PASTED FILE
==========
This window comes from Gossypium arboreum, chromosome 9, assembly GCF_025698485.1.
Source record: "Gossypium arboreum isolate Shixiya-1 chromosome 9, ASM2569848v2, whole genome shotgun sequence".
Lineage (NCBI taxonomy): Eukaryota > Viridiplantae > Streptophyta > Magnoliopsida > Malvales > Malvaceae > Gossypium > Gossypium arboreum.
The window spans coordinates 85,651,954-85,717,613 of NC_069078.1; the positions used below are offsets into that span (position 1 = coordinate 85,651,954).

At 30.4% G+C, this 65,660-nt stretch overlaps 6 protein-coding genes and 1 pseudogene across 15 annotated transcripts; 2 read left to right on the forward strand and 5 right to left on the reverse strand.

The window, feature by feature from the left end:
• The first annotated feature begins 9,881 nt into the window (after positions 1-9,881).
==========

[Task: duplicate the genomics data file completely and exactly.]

This window comes from Gossypium arboreum, chromosome 9, assembly GCF_025698485.1.
Source record: "Gossypium arboreum isolate Shixiya-1 chromosome 9, ASM2569848v2, whole genome shotgun sequence".
Lineage (NCBI taxonomy): Eukaryota > Viridiplantae > Streptophyta > Magnoliopsida > Malvales > Malvaceae > Gossypium > Gossypium arboreum.
The window spans coordinates 85,651,954-85,717,613 of NC_069078.1; the positions used below are offsets into that span (position 1 = coordinate 85,651,954).

At 30.4% G+C, this 65,660-nt stretch overlaps 6 protein-coding genes and 1 pseudogene across 15 annotated transcripts; 2 read left to right on the forward strand and 5 right to left on the reverse strand.

The window, feature by feature from the left end:
• The first annotated feature begins 9,881 nt into the window (after positions 1-9,881).